Take the 2-minute tour ×
Stack Overflow is a question and answer site for professional and enthusiast programmers. It's 100% free, no registration required.

I’m wondering that git clone --verbose is not very verbose. The output of executing the command is the following:

$ git clone --verbose <repo>
remote: Counting objects: 184, done
remote: Finding sources: 100% (184/184)
remote: Total 184 (delta 66), reused 183 (delta 66)
Receiving objects: 100% (184/184), 18.90 KiB, done.
Resolving deltas: 100% (66/66), done. 

The expected behaviour is to see the list of the received objects one by one. Is that possible using some other options?

share|improve this question
    
Fun fact - if git indeed did report each object one-by-one as you propose, then a git clone of the Linux kernel repository would produce well over 2 million lines of output. Probably a good reason it's not implemented that way... If you really want that information, you can try git rev-list --objects --all... –  twalberg Jul 11 '13 at 17:56
    
I see, do you know is that "git rev-list --objects --all" provide the same order of the objects that is "git clone" for "Receiving objects"? I need that because I'm sometimes getting the network error on receiving one of the obejcts and I want to fidn exactly this object in the tree. –  erkfel Jul 11 '13 at 18:05
    
I would be extremely surprised if your "network error" was in any way related to a specific object currently being transferred over a TCP socket. The order is likely not the same, as git is generating and sending a pack file that contains the requested objects, and the order objects get placed into a pack file can seem somewhat arbitrary. –  twalberg Jul 11 '13 at 18:14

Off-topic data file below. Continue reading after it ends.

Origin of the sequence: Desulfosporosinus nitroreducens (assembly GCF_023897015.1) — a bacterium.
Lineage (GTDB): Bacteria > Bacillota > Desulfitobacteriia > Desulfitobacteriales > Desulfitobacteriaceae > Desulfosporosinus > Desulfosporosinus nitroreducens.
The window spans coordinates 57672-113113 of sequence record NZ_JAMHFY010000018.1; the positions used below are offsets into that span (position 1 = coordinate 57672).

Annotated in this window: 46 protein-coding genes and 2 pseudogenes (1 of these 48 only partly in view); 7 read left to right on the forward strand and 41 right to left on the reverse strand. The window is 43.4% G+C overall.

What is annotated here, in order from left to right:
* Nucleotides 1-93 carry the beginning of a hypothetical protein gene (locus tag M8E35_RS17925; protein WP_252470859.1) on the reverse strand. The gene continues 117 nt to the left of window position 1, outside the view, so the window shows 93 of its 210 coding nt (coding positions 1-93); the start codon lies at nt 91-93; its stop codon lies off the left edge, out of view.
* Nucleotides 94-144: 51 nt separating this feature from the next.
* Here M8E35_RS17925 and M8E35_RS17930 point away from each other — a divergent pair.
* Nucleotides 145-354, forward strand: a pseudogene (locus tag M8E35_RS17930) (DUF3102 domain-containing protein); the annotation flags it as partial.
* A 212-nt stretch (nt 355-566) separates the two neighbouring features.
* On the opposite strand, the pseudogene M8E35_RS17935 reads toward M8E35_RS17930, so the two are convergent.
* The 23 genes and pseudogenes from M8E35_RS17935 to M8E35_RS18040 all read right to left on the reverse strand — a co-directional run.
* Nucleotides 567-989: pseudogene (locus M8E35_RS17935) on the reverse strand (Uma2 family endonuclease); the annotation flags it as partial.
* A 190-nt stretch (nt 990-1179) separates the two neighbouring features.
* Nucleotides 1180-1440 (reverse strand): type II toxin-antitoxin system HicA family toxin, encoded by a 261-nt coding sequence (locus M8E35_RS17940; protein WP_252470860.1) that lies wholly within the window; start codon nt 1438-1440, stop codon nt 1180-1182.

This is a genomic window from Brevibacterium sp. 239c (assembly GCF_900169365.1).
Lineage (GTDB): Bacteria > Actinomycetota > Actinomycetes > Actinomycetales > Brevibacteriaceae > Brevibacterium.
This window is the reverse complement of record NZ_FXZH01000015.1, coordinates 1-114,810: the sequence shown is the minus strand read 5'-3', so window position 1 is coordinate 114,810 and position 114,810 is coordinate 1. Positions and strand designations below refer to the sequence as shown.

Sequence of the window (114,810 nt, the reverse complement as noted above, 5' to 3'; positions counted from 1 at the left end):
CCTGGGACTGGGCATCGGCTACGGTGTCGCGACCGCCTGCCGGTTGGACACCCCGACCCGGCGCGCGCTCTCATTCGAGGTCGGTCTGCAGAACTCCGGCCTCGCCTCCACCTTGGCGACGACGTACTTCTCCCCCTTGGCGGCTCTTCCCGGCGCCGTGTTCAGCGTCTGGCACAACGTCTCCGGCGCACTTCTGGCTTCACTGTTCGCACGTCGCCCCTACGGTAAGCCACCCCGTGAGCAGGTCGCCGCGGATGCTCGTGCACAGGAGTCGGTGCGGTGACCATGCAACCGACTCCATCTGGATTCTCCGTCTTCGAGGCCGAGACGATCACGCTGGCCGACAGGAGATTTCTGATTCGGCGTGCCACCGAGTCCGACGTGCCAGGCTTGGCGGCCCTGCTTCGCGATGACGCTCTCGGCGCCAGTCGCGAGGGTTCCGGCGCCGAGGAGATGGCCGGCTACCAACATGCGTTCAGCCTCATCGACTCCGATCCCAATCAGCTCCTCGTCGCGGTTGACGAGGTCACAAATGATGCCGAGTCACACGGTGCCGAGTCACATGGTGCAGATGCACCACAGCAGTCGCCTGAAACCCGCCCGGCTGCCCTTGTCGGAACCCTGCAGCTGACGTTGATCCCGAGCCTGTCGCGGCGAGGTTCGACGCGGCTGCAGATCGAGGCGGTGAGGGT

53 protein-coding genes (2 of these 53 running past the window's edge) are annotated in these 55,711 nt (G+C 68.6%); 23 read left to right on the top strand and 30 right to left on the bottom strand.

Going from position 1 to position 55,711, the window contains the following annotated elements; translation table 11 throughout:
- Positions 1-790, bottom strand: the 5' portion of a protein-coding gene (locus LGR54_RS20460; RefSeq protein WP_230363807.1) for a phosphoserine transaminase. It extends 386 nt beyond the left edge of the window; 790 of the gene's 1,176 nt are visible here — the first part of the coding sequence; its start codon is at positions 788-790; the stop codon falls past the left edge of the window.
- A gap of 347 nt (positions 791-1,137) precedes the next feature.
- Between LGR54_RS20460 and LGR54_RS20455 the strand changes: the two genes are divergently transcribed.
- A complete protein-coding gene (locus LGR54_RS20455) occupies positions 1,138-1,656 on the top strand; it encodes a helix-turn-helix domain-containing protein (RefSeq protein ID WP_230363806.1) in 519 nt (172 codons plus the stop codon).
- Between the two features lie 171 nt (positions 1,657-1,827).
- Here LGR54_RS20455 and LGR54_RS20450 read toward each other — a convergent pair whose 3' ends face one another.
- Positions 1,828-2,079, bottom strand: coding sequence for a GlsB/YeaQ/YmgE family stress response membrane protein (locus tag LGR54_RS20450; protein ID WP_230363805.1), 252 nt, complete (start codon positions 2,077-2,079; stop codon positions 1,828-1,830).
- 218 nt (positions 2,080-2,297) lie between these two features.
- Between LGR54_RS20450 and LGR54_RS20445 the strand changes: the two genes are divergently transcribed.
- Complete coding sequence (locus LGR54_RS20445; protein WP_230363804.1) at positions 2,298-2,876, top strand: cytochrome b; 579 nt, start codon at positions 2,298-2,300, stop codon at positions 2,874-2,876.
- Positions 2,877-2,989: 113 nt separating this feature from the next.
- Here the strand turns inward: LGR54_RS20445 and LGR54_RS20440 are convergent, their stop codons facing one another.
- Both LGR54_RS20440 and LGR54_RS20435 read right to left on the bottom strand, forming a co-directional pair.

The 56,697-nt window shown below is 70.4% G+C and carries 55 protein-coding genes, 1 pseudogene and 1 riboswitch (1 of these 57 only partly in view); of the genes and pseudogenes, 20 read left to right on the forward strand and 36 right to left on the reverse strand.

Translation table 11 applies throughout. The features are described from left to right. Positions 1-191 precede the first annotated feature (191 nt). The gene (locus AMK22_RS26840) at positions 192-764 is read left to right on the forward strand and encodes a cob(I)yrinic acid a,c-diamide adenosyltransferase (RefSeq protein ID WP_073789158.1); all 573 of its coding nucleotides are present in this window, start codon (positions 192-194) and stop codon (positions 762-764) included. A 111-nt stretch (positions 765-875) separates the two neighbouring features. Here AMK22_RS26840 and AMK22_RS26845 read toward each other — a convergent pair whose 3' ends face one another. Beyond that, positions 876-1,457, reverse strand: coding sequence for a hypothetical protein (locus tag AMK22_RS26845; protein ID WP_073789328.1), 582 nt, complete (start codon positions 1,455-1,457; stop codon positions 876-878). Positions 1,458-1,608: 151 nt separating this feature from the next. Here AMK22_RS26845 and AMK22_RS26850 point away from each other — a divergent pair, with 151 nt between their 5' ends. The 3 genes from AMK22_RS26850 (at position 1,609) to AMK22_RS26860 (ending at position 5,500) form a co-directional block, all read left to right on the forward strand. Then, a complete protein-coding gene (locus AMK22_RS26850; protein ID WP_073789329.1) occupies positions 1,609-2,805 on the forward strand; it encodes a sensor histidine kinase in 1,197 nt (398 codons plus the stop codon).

In this case how git determine how many objects already downloaded? In the "Receiving objects" it write exact number of objects that was already downloaded. –  erkfel Jul 11 '13 at 18:50
    
The client side essentially runs git rev-list --objects --all (which will be empty on an initial clone) and sends that list to the server. The server generates a similar list based on its repository, and subtracts out the stuff that the client already has, then generates a pack file based on what is left in the list - the stuff the client doesn't have yet. However, generating the pack file can reorder that list in order to try to minimize the size of the pack file. –  twalberg Jul 11 '13 at 19:38
add comment

1 Answer 1

up vote 2 down vote accepted

It is not possible to list objects (files, commits, blobs, whatever) one-by-one, simply because git packs them in a single file for efficiency reasons. For the same reason, you will only see a hidden .git folder while cloning, files will be created only if the full pack file has been downloaded.

If you are wondering, these pack files will be downloaded to .git/objects/pack/ with a name like tmp_pack_XXXXXX. (later on, it will be renamed to something like pack-*.pack with a related pack-*.idx file)

share|improve this answer
add comment

Your Answer

 
discard

By posting your answer, you agree to the privacy policy and terms of service.

Not the answer you're looking for? Browse other questions tagged or ask your own question.